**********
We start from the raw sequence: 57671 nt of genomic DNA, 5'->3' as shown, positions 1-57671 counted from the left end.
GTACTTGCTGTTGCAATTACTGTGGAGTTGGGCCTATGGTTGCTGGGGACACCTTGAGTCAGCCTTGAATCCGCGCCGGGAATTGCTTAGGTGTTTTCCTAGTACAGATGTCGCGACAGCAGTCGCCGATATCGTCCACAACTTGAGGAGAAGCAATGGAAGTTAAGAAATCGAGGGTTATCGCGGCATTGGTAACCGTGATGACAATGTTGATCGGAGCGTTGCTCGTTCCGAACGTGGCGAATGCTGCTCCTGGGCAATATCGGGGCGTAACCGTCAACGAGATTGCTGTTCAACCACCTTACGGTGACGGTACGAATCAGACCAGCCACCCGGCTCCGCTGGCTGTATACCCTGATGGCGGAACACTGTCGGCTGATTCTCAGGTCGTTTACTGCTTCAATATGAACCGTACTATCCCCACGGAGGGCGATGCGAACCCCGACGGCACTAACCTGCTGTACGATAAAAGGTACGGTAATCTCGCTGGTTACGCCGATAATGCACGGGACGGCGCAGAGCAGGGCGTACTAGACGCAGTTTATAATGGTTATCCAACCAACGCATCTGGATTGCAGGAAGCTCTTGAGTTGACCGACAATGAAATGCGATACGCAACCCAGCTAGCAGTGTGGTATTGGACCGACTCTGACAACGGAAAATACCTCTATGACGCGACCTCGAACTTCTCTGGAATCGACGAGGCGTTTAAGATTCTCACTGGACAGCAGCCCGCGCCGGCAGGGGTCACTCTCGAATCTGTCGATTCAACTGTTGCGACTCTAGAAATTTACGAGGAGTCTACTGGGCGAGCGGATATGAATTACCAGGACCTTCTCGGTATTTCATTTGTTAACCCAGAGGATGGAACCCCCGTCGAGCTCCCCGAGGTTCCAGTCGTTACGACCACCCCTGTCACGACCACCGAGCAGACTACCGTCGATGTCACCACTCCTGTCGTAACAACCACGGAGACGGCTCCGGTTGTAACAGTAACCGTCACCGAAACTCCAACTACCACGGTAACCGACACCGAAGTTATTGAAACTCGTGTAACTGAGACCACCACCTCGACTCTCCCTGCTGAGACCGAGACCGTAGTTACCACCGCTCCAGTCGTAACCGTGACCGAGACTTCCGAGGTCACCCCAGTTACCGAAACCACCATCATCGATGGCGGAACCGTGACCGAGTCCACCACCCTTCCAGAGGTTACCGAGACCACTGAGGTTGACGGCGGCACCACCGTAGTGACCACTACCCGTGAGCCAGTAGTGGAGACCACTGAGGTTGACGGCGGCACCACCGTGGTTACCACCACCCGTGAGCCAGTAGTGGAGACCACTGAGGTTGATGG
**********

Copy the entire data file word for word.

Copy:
We start from the raw sequence: 57671 nt of genomic DNA, 5'->3' as shown, positions 1-57671 counted from the left end.
GTACTTGCTGTTGCAATTACTGTGGAGTTGGGCCTATGGTTGCTGGGGACACCTTGAGTCAGCCTTGAATCCGCGCCGGGAATTGCTTAGGTGTTTTCCTAGTACAGATGTCGCGACAGCAGTCGCCGATATCGTCCACAACTTGAGGAGAAGCAATGGAAGTTAAGAAATCGAGGGTTATCGCGGCATTGGTAACCGTGATGACAATGTTGATCGGAGCGTTGCTCGTTCCGAACGTGGCGAATGCTGCTCCTGGGCAATATCGGGGCGTAACCGTCAACGAGATTGCTGTTCAACCACCTTACGGTGACGGTACGAATCAGACCAGCCACCCGGCTCCGCTGGCTGTATACCCTGATGGCGGAACACTGTCGGCTGATTCTCAGGTCGTTTACTGCTTCAATATGAACCGTACTATCCCCACGGAGGGCGATGCGAACCCCGACGGCACTAACCTGCTGTACGATAAAAGGTACGGTAATCTCGCTGGTTACGCCGATAATGCACGGGACGGCGCAGAGCAGGGCGTACTAGACGCAGTTTATAATGGTTATCCAACCAACGCATCTGGATTGCAGGAAGCTCTTGAGTTGACCGACAATGAAATGCGATACGCAACCCAGCTAGCAGTGTGGTATTGGACCGACTCTGACAACGGAAAATACCTCTATGACGCGACCTCGAACTTCTCTGGAATCGACGAGGCGTTTAAGATTCTCACTGGACAGCAGCCCGCGCCGGCAGGGGTCACTCTCGAATCTGTCGATTCAACTGTTGCGACTCTAGAAATTTACGAGGAGTCTACTGGGCGAGCGGATATGAATTACCAGGACCTTCTCGGTATTTCATTTGTTAACCCAGAGGATGGAACCCCCGTCGAGCTCCCCGAGGTTCCAGTCGTTACGACCACCCCTGTCACGACCACCGAGCAGACTACCGTCGATGTCACCACTCCTGTCGTAACAACCACGGAGACGGCTCCGGTTGTAACAGTAACCGTCACCGAAACTCCAACTACCACGGTAACCGACACCGAAGTTATTGAAACTCGTGTAACTGAGACCACCACCTCGACTCTCCCTGCTGAGACCGAGACCGTAGTTACCACCGCTCCAGTCGTAACCGTGACCGAGACTTCCGAGGTCACCCCAGTTACCGAAACCACCATCATCGATGGCGGAACCGTGACCGAGTCCACCACCCTTCCAGAGGTTACCGAGACCACTGAGGTTGACGGCGGCACCACCGTAGTGACCACTACCCGTGAGCCAGTAGTGGAGACCACTGAGGTTGACGGCGGCACCACCGTGGTTACCACCACCCGTGAGCCAGTAGTGGAGACCACTGAGGTTGATGG